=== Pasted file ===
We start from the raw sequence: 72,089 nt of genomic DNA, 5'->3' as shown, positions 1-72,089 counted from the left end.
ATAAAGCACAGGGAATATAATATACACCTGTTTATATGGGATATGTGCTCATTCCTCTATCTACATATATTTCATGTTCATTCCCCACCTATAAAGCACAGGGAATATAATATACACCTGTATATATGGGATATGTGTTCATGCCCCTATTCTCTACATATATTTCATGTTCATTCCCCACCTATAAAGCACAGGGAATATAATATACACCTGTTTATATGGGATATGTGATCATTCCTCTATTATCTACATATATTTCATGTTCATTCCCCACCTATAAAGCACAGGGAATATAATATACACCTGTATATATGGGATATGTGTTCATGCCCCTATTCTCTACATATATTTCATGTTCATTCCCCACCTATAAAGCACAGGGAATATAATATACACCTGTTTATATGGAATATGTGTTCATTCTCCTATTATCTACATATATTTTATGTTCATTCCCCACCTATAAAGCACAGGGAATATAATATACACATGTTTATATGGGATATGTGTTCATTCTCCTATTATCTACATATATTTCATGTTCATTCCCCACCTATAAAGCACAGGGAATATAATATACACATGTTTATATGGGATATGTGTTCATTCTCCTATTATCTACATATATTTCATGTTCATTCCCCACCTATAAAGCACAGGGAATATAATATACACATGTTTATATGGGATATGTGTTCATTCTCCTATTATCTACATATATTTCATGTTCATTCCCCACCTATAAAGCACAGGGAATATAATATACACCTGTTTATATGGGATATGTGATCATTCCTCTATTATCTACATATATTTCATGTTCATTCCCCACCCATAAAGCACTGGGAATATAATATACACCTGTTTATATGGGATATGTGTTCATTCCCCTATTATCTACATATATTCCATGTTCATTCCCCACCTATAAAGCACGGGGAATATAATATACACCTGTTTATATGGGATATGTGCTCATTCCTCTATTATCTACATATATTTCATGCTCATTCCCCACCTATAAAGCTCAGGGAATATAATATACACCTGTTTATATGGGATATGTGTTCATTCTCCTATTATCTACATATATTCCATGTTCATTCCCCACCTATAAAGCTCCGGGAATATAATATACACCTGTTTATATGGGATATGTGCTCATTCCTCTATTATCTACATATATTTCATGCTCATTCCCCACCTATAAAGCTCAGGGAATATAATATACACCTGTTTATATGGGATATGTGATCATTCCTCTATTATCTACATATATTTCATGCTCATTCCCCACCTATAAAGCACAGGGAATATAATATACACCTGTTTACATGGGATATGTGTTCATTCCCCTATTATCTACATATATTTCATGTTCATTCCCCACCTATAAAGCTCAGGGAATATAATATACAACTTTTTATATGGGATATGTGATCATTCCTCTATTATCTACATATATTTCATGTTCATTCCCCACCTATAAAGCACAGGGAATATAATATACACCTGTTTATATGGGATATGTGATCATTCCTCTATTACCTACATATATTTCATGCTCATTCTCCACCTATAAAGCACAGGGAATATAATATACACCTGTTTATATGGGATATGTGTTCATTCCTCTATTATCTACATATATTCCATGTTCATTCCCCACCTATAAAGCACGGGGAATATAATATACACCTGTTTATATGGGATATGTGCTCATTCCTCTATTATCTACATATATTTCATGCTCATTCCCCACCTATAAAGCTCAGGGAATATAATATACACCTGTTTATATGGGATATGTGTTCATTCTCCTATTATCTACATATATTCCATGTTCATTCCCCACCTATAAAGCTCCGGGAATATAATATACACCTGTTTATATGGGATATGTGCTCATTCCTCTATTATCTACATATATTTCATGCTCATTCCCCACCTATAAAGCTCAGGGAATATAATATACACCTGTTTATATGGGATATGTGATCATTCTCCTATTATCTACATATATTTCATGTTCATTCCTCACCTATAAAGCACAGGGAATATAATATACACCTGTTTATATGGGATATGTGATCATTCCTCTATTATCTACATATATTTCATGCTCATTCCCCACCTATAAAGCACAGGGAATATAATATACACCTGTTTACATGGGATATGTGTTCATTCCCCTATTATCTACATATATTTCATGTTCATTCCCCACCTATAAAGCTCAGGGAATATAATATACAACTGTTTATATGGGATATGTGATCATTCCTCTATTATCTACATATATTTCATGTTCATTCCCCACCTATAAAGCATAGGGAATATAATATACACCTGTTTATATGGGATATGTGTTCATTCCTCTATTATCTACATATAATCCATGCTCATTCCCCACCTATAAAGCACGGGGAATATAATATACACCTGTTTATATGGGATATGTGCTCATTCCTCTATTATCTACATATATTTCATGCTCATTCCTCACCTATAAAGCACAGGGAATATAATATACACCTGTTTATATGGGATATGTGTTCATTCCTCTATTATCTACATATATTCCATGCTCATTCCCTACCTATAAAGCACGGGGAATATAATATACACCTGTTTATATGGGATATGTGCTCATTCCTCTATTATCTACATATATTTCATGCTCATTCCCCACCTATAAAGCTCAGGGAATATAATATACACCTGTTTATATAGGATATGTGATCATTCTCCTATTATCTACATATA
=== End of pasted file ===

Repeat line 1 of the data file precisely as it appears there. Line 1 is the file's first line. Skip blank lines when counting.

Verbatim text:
We start from the raw sequence: 72,089 nt of genomic DNA, 5'->3' as shown, positions 1-72,089 counted from the left end.